TRAVIS AIR FORCE BASE, Calif. – There are two definitions for the term “wingman” offered by Dictionary.com. The first is “a pilot whose aircraft is positioned behind and outside the leading aircraft in a formation.” The second is “a (person) who helps or supports another (person); a friend”.
Although the first definition lacks a great amount of detail outlining a wingman’s actual responsibilities, the role of the wingman is critical to operational success in combat and resiliency in our force.
In flying, the lead pilot or crew is the most highly experienced and qualified in the formation. The lead directs the actions of the rest of the formation and is responsible for formation position, timing and survival. Being the lead comes with a lot of responsibility, but so does being an effective wingman.
A wingman has to be where the lead expects them to be in order to prevent unsafe formation maneuvering, cover the lead’s blind spots to prevent them from being surprised by an enemy aircraft or surface-to-air threat, and stay with the lead when the situation gets bad. If a formation is engaged by an enemy, the lead calls out over the radio “lead’s going defensive” and begins maneuvering the aircraft to safely recover from the engagement. The wingman acknowledges with a very brief, yet important “two’s supporting”.
In those situations, maintaining formation integrity offers the best chance of survival for the crews and, ultimately, mission success. This is the contract briefed between crews in planning and practiced during training so that it becomes second nature.
When I started my career in the U.S. Air Force as a C-130 Hercules navigator, that was what being a good wingman meant to me.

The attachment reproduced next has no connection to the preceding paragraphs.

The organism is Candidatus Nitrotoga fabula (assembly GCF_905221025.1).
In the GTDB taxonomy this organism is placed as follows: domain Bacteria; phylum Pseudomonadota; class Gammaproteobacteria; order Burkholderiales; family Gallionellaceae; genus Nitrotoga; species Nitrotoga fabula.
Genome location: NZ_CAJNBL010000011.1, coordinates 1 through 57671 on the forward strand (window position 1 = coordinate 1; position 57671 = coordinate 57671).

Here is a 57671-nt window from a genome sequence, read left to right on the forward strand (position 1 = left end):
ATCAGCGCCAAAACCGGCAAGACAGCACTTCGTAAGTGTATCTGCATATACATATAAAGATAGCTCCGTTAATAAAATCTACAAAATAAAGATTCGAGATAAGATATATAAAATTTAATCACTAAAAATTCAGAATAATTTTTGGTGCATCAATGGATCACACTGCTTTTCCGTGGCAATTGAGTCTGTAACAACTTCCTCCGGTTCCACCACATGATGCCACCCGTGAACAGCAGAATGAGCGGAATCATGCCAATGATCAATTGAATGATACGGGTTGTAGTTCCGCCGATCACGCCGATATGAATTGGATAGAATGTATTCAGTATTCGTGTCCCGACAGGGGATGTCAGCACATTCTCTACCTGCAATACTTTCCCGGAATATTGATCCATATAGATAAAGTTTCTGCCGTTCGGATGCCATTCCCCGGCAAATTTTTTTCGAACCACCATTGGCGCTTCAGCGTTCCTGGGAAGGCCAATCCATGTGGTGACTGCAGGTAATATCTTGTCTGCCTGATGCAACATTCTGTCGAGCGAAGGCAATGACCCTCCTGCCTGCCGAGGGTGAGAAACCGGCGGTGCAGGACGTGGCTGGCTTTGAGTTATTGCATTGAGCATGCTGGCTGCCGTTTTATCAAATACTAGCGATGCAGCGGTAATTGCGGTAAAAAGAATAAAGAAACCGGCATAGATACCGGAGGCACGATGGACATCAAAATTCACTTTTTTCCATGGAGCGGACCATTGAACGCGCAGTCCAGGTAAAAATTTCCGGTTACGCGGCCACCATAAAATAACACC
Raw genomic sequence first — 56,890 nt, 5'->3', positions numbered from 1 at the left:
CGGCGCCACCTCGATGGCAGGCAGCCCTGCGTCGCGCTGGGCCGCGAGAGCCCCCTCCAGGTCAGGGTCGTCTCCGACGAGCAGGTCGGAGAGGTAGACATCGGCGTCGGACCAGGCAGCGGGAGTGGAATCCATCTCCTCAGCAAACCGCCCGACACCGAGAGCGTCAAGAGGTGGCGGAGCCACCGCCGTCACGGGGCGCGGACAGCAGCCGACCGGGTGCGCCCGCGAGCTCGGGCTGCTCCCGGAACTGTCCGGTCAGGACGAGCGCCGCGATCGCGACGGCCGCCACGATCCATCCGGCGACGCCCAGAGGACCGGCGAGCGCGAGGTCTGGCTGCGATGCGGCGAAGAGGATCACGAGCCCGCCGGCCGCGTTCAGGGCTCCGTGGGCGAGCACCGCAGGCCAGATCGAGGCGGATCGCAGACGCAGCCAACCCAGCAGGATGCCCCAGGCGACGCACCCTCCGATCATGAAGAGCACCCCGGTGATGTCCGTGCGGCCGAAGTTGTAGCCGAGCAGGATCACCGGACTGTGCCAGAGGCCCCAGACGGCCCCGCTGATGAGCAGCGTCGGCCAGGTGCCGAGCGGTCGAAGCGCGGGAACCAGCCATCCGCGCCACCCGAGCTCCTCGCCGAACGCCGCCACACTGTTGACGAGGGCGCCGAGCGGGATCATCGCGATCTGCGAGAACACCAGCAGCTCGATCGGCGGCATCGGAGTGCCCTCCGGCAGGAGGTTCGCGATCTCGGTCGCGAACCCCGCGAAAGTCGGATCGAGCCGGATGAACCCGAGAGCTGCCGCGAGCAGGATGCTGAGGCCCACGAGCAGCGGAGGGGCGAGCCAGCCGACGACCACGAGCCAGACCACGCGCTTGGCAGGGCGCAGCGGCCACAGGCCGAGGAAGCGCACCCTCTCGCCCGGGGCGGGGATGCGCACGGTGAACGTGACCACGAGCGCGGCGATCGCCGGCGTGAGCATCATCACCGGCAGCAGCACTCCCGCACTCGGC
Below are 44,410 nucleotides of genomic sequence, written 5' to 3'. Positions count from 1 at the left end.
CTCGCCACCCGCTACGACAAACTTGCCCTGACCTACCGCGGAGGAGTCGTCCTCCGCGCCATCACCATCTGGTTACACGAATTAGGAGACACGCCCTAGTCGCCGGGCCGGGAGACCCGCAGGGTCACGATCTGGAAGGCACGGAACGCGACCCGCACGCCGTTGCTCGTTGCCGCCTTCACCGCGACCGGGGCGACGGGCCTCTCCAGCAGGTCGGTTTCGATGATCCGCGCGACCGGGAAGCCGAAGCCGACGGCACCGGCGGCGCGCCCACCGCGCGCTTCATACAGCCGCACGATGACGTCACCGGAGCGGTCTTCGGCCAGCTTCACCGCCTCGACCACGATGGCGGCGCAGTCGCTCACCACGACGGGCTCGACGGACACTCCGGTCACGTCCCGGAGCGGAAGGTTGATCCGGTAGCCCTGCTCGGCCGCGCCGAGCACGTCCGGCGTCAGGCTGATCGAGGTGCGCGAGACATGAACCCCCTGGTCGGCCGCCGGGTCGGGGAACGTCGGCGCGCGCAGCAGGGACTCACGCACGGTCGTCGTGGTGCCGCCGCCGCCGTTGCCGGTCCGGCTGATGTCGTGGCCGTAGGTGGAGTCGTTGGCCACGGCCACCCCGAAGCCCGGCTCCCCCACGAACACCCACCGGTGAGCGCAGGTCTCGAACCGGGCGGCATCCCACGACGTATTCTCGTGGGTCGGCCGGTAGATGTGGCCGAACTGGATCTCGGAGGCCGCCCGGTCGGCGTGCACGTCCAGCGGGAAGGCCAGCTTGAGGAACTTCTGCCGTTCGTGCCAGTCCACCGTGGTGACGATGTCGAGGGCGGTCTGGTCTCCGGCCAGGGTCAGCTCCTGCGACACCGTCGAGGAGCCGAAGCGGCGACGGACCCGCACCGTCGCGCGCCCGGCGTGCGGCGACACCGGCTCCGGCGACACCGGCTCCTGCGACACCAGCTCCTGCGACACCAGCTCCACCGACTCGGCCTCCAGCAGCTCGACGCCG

It’s been a long time since I’ve been part of an aircrew, but over the course of my career, I’ve found the role of wingman, as stated in the second definition, is just as important. I’d ask you all to think about the parallels between what defines an effective wingman as part of a formation, whether in an airplane or on the ground tackling this mission we call “life.”
Every day offers uncertainty and there is endless potential for engagement with an enemy. How prepared are you to survive those engagements and ensure success for your mission? Who are your wingmen? Do you have a contract with them or an understanding of what they are capable of and willing to do for you? Can they see your blind spots and do they know what triggers are in your life which may pull you into a threat ring? Ultimately, can you trust them to tell you when you are flying off course, making poor decisions or entering a situation that you may not recover from?
After 23 years of service and more than 23 years of tackling “life,” I can guarantee you that having dependable wingmen by your side only becomes more important and they must be part of your formation before you engage the enemy.